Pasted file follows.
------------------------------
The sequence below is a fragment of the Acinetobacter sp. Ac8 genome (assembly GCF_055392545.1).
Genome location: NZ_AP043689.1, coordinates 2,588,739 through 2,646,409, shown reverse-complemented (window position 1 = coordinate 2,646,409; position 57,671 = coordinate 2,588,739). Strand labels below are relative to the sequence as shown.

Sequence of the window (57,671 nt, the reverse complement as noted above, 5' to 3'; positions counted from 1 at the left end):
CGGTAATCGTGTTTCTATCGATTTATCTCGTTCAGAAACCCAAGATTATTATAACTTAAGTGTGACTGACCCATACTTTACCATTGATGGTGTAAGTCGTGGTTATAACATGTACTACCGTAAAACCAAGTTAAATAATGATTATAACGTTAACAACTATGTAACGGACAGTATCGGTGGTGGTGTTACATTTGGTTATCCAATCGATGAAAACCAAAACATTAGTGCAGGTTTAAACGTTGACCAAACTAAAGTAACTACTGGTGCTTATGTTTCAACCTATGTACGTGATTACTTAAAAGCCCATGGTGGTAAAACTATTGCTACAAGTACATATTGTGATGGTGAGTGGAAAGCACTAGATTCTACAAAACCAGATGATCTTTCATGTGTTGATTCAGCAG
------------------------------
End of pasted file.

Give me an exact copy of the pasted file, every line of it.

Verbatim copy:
The sequence below is a fragment of the Acinetobacter sp. Ac8 genome (assembly GCF_055392545.1).
Genome location: NZ_AP043689.1, coordinates 2,588,739 through 2,646,409, shown reverse-complemented (window position 1 = coordinate 2,646,409; position 57,671 = coordinate 2,588,739). Strand labels below are relative to the sequence as shown.

Sequence of the window (57,671 nt, the reverse complement as noted above, 5' to 3'; positions counted from 1 at the left end):
CGGTAATCGTGTTTCTATCGATTTATCTCGTTCAGAAACCCAAGATTATTATAACTTAAGTGTGACTGACCCATACTTTACCATTGATGGTGTAAGTCGTGGTTATAACATGTACTACCGTAAAACCAAGTTAAATAATGATTATAACGTTAACAACTATGTAACGGACAGTATCGGTGGTGGTGTTACATTTGGTTATCCAATCGATGAAAACCAAAACATTAGTGCAGGTTTAAACGTTGACCAAACTAAAGTAACTACTGGTGCTTATGTTTCAACCTATGTACGTGATTACTTAAAAGCCCATGGTGGTAAAACTATTGCTACAAGTACATATTGTGATGGTGAGTGGAAAGCACTAGATTCTACAAAACCAGATGATCTTTCATGTGTTGATTCAGCAG